How Marketing and Sales Work Together
Last week I had two sales managers at different companies complain, “Marketing doesn’t give us any good leads.” Then I talked to the marketing folks at those companies. Not surprisingly, they said, “We generate great leads. Sales never follows up with any of them.”
Turns out finger pointing goes beyond Washington, DC. It’s a major barrier to sales performance in just about every company.
Sales and marketing need to do a better job of working together. Every sales leader knows it, and every marketing leader knows it. But it’s just not that simple.
Or is it? Both are working hard toward the same ultimate goals: to get more buyers to buy more and increase revenue. As a sales leader, it’s your job to help marketing understand your process, your customers, and how you adapt to win.
Here are the top three ways we’ve seen sales leaders bridge the sales and marketing divide.
1. Partner on insights
The best salespeople offer buyers insight. Marketing wants to arm reps with these insights and related messaging. But as obvious as this sounds, sales and marketing rarely sit down to discuss the collateral, messaging, and opportunities they share. And too often, these groups aren’t on the same page.
Recently, I asked a sales leader about the glossy buyer persona sheets that marketing had produced. Each listed the typical buyer, their background, breadth of skills, decision-making abilities, and pain points. When I asked, "Do you use these buyer personas to plan sales conversations? Do you identify who your buyer is, then use this persona as your cheat sheet to provide insights?" He laughed and said, "I’ve never looked at that. In fact, those personas don’t reflect our buyers."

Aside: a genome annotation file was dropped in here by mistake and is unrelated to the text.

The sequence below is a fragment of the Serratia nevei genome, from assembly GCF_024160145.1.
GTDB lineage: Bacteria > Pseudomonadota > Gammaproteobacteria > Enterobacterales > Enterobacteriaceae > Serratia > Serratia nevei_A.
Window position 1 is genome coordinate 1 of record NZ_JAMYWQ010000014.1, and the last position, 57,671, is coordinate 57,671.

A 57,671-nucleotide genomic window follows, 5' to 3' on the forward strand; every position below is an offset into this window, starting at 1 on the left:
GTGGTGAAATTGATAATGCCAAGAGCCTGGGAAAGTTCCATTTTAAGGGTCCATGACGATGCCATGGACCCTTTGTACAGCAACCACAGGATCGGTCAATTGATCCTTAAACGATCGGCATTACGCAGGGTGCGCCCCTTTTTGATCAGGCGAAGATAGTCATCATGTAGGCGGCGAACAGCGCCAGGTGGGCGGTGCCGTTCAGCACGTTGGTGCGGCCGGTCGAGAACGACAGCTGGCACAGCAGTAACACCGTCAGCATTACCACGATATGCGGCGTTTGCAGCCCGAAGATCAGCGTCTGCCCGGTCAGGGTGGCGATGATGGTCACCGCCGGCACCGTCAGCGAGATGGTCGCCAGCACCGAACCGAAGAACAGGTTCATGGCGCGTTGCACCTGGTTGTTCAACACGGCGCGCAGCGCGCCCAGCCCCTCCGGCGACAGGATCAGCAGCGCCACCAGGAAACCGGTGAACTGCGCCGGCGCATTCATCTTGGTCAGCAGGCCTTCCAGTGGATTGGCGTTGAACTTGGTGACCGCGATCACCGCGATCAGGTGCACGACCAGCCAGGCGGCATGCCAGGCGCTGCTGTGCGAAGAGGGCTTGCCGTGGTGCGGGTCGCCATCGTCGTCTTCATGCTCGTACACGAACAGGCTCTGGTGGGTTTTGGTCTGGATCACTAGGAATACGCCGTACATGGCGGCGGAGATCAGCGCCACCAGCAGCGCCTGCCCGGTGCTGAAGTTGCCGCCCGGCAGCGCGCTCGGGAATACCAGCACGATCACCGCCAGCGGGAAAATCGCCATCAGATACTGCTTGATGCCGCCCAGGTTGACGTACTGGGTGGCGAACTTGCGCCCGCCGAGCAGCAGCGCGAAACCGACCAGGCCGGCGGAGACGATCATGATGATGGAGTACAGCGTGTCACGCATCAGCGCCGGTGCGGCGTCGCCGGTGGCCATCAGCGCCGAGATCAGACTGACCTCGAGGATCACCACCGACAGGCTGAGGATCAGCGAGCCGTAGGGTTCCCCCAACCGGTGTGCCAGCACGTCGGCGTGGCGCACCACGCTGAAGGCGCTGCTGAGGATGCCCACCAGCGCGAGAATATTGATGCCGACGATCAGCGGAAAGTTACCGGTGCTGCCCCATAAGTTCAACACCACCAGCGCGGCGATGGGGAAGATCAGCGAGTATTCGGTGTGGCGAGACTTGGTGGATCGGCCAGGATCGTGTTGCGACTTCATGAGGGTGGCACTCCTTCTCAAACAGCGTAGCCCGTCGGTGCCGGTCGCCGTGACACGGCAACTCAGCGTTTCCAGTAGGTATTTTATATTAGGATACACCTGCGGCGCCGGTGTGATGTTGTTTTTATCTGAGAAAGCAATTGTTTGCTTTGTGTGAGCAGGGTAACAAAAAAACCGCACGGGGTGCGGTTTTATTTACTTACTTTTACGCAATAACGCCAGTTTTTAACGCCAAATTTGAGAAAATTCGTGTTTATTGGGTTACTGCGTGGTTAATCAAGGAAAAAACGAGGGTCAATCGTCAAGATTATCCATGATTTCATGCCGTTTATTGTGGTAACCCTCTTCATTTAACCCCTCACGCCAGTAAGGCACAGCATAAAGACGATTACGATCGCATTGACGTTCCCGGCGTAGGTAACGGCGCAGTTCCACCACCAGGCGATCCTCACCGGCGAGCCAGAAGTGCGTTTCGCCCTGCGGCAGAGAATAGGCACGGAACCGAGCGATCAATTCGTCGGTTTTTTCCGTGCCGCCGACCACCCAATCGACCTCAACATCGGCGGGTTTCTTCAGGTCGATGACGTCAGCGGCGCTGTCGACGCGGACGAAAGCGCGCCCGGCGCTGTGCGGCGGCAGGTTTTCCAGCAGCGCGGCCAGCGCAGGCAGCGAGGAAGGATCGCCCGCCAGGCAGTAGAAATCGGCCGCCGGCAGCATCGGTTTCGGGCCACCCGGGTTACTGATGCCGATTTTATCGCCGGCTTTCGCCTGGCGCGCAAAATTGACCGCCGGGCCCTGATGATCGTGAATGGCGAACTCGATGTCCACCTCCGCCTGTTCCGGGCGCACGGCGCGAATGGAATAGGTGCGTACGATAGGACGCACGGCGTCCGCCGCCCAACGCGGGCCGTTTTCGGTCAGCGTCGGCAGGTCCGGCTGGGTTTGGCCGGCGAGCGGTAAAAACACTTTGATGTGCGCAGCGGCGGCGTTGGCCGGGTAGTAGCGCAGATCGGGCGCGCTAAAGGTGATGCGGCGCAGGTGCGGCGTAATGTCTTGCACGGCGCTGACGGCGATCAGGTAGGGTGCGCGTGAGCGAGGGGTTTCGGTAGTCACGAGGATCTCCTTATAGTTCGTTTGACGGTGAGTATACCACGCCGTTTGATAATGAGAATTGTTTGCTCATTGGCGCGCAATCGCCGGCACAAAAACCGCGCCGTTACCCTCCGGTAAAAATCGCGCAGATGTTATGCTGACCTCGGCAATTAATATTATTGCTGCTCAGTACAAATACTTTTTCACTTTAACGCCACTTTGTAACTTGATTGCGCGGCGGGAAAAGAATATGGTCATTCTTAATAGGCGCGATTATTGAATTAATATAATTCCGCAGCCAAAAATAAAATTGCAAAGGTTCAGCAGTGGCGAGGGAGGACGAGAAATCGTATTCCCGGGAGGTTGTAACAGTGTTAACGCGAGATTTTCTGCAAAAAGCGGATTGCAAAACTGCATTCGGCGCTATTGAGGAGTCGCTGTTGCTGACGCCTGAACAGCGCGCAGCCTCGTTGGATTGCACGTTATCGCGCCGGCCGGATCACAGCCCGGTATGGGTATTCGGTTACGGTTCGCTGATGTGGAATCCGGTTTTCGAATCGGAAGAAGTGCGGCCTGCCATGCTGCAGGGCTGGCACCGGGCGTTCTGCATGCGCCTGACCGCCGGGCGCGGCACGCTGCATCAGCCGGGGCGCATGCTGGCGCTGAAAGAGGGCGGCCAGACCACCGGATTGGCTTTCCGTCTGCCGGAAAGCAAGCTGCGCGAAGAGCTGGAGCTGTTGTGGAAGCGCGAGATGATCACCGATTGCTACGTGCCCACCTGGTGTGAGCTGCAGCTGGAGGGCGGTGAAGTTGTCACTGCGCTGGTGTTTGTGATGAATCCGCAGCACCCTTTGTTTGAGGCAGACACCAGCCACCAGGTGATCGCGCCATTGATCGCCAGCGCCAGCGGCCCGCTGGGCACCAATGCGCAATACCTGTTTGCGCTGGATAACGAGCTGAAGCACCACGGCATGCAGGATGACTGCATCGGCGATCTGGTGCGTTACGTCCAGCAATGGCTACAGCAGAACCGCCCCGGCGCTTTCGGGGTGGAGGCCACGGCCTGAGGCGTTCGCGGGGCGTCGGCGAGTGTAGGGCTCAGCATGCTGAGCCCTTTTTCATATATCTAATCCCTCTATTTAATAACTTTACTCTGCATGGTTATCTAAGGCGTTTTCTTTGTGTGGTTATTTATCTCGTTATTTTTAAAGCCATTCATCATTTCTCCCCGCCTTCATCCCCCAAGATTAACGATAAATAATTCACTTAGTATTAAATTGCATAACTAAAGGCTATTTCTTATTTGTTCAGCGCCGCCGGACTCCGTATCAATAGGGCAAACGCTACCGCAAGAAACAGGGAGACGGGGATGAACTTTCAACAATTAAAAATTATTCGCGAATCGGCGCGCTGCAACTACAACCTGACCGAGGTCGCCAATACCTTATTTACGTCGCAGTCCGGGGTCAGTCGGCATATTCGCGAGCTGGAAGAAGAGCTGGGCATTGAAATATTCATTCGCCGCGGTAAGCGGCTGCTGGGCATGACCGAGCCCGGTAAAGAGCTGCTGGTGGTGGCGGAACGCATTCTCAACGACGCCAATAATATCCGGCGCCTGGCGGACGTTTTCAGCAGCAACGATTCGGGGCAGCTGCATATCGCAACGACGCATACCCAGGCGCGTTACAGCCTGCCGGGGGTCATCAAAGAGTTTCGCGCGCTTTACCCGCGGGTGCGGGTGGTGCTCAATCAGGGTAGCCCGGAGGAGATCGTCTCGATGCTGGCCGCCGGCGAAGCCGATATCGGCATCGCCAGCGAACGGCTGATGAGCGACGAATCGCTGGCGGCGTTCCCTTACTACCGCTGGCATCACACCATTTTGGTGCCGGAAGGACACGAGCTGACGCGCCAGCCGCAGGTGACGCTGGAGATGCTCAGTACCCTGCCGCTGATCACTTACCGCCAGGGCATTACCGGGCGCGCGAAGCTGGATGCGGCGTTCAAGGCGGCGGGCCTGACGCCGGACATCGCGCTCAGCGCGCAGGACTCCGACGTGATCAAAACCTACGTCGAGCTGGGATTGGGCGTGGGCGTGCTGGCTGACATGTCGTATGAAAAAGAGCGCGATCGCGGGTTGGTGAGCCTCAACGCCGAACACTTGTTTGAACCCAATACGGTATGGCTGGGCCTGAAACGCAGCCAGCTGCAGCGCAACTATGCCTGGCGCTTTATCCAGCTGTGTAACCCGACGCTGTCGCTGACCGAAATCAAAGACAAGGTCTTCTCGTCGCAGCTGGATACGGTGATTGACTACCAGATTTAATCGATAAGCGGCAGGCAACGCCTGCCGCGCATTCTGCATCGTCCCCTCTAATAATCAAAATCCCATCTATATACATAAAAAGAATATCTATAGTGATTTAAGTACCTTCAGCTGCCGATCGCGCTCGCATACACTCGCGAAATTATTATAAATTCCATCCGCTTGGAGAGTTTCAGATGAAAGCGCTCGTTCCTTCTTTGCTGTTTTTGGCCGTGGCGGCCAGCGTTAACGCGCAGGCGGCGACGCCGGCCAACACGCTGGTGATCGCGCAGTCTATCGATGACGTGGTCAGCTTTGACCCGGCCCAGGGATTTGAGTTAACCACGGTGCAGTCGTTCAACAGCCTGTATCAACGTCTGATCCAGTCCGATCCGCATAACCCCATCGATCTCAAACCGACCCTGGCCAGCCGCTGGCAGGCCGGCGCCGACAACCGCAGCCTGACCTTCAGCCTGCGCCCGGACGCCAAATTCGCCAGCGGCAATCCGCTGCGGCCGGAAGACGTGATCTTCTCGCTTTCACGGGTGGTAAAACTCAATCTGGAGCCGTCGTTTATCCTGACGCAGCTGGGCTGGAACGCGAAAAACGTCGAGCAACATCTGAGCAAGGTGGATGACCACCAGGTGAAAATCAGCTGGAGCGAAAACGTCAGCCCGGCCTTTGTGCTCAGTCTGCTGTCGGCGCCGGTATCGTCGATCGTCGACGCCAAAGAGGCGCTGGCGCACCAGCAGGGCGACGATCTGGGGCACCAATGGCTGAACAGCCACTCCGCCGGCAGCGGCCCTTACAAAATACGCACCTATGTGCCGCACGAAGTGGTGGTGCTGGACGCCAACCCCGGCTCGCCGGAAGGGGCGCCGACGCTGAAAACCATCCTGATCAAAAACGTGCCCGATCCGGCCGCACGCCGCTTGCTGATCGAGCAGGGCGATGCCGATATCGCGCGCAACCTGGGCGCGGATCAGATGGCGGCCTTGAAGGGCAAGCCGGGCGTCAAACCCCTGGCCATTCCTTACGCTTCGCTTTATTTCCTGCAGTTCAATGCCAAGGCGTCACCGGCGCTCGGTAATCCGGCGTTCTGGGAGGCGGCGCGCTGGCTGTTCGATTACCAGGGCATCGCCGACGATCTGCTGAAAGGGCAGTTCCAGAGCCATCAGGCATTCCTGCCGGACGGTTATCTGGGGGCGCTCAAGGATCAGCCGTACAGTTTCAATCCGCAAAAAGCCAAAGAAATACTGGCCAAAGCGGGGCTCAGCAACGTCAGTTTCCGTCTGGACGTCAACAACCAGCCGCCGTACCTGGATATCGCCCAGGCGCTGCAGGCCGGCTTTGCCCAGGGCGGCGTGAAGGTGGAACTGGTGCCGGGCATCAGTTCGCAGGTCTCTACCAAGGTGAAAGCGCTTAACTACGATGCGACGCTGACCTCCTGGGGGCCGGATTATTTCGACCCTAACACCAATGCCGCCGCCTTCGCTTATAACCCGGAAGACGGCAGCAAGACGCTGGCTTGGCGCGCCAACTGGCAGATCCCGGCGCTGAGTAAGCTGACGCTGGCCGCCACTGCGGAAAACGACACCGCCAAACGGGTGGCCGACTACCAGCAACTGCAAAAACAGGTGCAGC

In their defense, marketing had probably never heard that feedback. But it’s up to sales to let them know. Sales must invest the time to not only look at the collateral being created, but to give meaningful feedback. Marketing can make it brand compliant, but sales must deliver the practical details to make content work.
2. Get to know the product marketing folks
Product marketing often have the most insight into the pain customers are really trying to solve. For example, we’re working with a client that sells software for large logistics companies. When product marketing talked to one set of targets – large trucking companies – they asked, "What are your biggest challenges?" These prospects said driver retention was a big problem.
The product marketing people then peeled back the layers. They learned drivers were quitting because they weren’t getting paid fast enough. But one of their products allows truckers to scan their documentation at a truck stop, ensuring they get reimbursed by the time they get home. Product marketing connected a real problem – one of the biggest for their customers – to a solution they could offer. That insight became a great message for reps and led to an increase in sales.
3. Define “qualified"